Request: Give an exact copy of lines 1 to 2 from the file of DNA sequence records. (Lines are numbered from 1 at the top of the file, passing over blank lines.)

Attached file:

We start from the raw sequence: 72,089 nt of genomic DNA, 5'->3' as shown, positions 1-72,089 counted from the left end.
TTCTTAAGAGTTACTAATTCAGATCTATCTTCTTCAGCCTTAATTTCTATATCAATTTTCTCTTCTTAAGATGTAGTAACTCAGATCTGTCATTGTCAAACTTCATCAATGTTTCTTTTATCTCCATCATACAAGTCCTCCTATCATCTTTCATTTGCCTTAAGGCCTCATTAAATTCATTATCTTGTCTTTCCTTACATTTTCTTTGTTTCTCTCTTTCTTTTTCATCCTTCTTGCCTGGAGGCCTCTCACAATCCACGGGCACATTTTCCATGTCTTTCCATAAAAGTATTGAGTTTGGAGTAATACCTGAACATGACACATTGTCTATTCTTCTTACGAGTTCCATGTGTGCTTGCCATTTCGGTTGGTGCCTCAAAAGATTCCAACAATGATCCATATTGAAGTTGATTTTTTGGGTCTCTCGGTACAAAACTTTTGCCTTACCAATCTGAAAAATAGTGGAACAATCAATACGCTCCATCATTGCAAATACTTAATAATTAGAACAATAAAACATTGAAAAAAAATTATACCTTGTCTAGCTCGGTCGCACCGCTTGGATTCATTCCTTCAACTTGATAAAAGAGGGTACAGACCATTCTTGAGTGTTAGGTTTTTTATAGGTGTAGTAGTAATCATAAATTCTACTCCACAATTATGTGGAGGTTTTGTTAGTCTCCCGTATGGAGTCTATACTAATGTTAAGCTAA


We start from the raw sequence: 72,089 nt of genomic DNA, 5'->3' as shown, positions 1-72,089 counted from the left end.
TTCTTAAGAGTTACTAATTCAGATCTATCTTCTTCAGCCTTAATTTCTATATCAATTTTCTCTTCTTAAGATGTAGTAACTCAGATCTGTCATTGTCAAACTTCATCAATGTTTCTTTTATCTCCATCATACAAGTCCTCCTATCATCTTTCATTTGCCTTAAGGCCTCATTAAATTCATTATCTTGTCTTTCCTTACATTTTCTTTGTTTCTCTCTTTCTTTTTCATCCTTCTTGCCTGGAGGCCTCTCACAATCCACGGGCACATTTTCCATGTCTTTCCATAAAAGTATTGAGTTTGGAGTAATACCTGAACATGACACATTGTCTATTCTTCTTACGAGTTCCATGTGTGCTTGCCATTTCGGTTGGTGCCTCAAAAGATTCCAACAATGATCCATATTGAAGTTGATTTTTTGGGTCTCTCGGTACAAAACTTTTGCCTTACCAATCTGAAAAATAGTGGAACAATCAATACGCTCCATCATTGCAAATACTTAATAATTAGAACAATAAAACATTGAAAAAAAATTATACCTTGTCTAGCTCGGTCGCACCGCTTGGATTCATTCCTTCAACTTGATAAAAGAGGGTACAGACCATTCTTGAGTGTTAGGTTTTTTATAGGTGTAGTAGTAATCATAAATTCTACTCCACAATTATGTGGAGGTTTTGTTAGTCTCCCGTATGGAGTCTATACTAATGTTAAGCTAA